Unlike the French Mastiff - which is chiefly a herding dog - and the English Mastiff - which can fight wars - the Spanish Mastiff was bred to defend property and livestock from dangerous predators. In fact, there are historical records of Mastines joining the expeditions to the New World to defend the colonialist conquerors in the 16th Century.

These large molosser dogs can walk about 30 km or more per day, and they look tall and powerful even when compared to other mastiff breeds. They need plenty of space to roam about and cannot adjust to life in an apartment unlike other smaller Dogue de Bordeaux. Still, Spanish Mastiffs are gentle and calm, and if you let them they easily become one of the laziest dog breeds.

The Spanish Mastiff also has a heavier, medium-length coat, which ranges from yellow, fawn and brindle to black or wolf colored. It has a large head, and it is closely related to the Tibetan Mastiff and the Neapolitan Mastiff. A noticeable difference between English, French and Spanish Mastiff is that the latter is not as wrinkly as the first two.

Differences between English, French and Spanish Mastiffs - Spanish Mastiff: Mastín Español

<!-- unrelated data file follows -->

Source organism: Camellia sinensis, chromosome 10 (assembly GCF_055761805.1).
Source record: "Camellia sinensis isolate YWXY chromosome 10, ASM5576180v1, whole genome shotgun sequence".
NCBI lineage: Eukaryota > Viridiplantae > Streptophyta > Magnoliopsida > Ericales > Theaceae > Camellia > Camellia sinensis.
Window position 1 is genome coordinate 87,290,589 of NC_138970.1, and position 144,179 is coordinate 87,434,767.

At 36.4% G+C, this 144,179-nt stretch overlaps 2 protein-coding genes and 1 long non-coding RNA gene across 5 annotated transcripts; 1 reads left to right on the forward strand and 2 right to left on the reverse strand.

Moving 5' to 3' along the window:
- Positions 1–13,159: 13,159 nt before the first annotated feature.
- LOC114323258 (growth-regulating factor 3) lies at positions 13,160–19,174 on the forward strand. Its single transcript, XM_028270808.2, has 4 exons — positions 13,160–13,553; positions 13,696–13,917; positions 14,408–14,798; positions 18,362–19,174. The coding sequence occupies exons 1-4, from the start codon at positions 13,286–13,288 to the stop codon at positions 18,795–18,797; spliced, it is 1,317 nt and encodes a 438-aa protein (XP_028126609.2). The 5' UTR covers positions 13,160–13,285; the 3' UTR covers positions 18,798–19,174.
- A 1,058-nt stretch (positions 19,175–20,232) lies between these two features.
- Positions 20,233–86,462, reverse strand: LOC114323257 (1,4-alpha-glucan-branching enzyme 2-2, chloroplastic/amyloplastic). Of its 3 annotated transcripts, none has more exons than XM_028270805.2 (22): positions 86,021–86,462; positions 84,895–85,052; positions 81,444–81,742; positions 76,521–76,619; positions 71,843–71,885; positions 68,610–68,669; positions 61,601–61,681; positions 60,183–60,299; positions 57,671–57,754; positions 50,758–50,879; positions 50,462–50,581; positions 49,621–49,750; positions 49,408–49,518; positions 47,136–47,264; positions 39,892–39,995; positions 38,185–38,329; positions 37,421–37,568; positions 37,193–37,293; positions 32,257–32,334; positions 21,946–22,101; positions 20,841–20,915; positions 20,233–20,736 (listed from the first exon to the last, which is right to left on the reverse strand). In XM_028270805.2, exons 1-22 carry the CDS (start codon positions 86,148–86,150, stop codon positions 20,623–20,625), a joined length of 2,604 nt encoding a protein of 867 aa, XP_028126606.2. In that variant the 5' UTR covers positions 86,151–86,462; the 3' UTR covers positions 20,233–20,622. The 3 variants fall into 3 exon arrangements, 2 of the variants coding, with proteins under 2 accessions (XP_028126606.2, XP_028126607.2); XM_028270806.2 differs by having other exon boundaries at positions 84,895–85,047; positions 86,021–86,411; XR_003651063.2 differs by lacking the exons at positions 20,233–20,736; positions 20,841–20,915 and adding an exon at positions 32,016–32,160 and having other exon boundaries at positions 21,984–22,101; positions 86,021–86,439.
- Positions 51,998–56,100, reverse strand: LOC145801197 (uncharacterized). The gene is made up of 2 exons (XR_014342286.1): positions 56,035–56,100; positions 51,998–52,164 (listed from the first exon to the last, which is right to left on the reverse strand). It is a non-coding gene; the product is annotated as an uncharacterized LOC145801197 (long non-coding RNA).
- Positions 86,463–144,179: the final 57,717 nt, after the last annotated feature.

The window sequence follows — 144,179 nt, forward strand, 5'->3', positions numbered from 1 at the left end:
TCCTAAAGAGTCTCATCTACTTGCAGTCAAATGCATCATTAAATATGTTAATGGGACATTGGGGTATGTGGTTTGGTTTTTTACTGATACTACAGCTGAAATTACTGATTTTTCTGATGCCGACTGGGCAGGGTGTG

While there are differences between English, French and Spanish Mastiffs and they can easily be told apart, the three breeds have in common a massive size, working origins, and a steady and reliable temperament. If you have the space and time for them to stay active and happy, you will discover how any of these three mastiff breeds can make a loving friend for life.

If you want to read similar articles to Differences between English, French and Spanish Mastiffs, we recommend you visit our Comparisons category.

Write a comment about Differences between English, French and Spanish Mastiffs

Add an image
Click to attach a photo related to your comment
What did you think of this article?
1 comment
Mary
Can you breed english and french together if you want

Differences between English, French and Spanish Mastiffs
1 of 4
Differences between English, French and Spanish Mastiffs

Back to top